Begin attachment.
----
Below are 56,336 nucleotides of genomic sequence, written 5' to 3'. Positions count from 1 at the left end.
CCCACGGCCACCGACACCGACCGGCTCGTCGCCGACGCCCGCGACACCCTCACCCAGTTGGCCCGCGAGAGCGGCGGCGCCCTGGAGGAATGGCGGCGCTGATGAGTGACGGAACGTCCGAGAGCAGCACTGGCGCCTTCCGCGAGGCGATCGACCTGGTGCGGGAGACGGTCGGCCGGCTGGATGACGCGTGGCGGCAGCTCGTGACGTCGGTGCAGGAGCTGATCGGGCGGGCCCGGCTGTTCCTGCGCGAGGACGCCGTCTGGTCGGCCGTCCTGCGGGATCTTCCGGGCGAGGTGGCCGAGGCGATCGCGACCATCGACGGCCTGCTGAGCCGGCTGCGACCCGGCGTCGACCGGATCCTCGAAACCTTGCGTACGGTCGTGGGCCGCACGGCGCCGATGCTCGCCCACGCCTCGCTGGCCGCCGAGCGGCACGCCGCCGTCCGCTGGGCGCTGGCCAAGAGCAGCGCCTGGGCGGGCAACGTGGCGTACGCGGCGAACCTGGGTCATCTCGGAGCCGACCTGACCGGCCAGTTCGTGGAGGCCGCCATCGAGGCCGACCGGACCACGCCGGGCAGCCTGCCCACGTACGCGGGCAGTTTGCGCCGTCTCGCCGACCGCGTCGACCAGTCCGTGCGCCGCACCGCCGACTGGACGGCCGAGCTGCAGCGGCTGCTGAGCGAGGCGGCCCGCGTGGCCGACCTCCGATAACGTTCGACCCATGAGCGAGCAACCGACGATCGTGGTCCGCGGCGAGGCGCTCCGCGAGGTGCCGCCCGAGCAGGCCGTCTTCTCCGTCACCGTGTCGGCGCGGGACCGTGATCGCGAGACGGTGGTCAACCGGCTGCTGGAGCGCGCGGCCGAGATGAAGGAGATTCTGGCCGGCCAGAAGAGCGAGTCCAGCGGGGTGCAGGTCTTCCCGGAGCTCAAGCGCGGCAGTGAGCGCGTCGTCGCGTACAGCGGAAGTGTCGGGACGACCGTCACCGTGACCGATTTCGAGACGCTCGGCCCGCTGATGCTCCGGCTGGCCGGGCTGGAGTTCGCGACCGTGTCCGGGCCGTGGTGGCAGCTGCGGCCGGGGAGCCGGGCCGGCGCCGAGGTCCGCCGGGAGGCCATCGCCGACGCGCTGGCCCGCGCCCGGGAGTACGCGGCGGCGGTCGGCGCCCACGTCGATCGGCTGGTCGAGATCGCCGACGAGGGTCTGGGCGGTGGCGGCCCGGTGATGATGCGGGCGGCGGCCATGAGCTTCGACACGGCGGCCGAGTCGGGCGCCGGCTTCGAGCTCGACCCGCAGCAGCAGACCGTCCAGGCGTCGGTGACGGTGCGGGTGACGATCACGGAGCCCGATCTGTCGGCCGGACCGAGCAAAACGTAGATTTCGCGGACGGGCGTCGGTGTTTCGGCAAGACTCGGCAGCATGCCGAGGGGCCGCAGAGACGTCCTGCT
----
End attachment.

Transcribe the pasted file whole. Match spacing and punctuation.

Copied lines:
Below are 56,336 nucleotides of genomic sequence, written 5' to 3'. Positions count from 1 at the left end.
CCCACGGCCACCGACACCGACCGGCTCGTCGCCGACGCCCGCGACACCCTCACCCAGTTGGCCCGCGAGAGCGGCGGCGCCCTGGAGGAATGGCGGCGCTGATGAGTGACGGAACGTCCGAGAGCAGCACTGGCGCCTTCCGCGAGGCGATCGACCTGGTGCGGGAGACGGTCGGCCGGCTGGATGACGCGTGGCGGCAGCTCGTGACGTCGGTGCAGGAGCTGATCGGGCGGGCCCGGCTGTTCCTGCGCGAGGACGCCGTCTGGTCGGCCGTCCTGCGGGATCTTCCGGGCGAGGTGGCCGAGGCGATCGCGACCATCGACGGCCTGCTGAGCCGGCTGCGACCCGGCGTCGACCGGATCCTCGAAACCTTGCGTACGGTCGTGGGCCGCACGGCGCCGATGCTCGCCCACGCCTCGCTGGCCGCCGAGCGGCACGCCGCCGTCCGCTGGGCGCTGGCCAAGAGCAGCGCCTGGGCGGGCAACGTGGCGTACGCGGCGAACCTGGGTCATCTCGGAGCCGACCTGACCGGCCAGTTCGTGGAGGCCGCCATCGAGGCCGACCGGACCACGCCGGGCAGCCTGCCCACGTACGCGGGCAGTTTGCGCCGTCTCGCCGACCGCGTCGACCAGTCCGTGCGCCGCACCGCCGACTGGACGGCCGAGCTGCAGCGGCTGCTGAGCGAGGCGGCCCGCGTGGCCGACCTCCGATAACGTTCGACCCATGAGCGAGCAACCGACGATCGTGGTCCGCGGCGAGGCGCTCCGCGAGGTGCCGCCCGAGCAGGCCGTCTTCTCCGTCACCGTGTCGGCGCGGGACCGTGATCGCGAGACGGTGGTCAACCGGCTGCTGGAGCGCGCGGCCGAGATGAAGGAGATTCTGGCCGGCCAGAAGAGCGAGTCCAGCGGGGTGCAGGTCTTCCCGGAGCTCAAGCGCGGCAGTGAGCGCGTCGTCGCGTACAGCGGAAGTGTCGGGACGACCGTCACCGTGACCGATTTCGAGACGCTCGGCCCGCTGATGCTCCGGCTGGCCGGGCTGGAGTTCGCGACCGTGTCCGGGCCGTGGTGGCAGCTGCGGCCGGGGAGCCGGGCCGGCGCCGAGGTCCGCCGGGAGGCCATCGCCGACGCGCTGGCCCGCGCCCGGGAGTACGCGGCGGCGGTCGGCGCCCACGTCGATCGGCTGGTCGAGATCGCCGACGAGGGTCTGGGCGGTGGCGGCCCGGTGATGATGCGGGCGGCGGCCATGAGCTTCGACACGGCGGCCGAGTCGGGCGCCGGCTTCGAGCTCGACCCGCAGCAGCAGACCGTCCAGGCGTCGGTGACGGTGCGGGTGACGATCACGGAGCCCGATCTGTCGGCCGGACCGAGCAAAACGTAGATTTCGCGGACGGGCGTCGGTGTTTCGGCAAGACTCGGCAGCATGCCGAGGGGCCGCAGAGACGTCCTGCT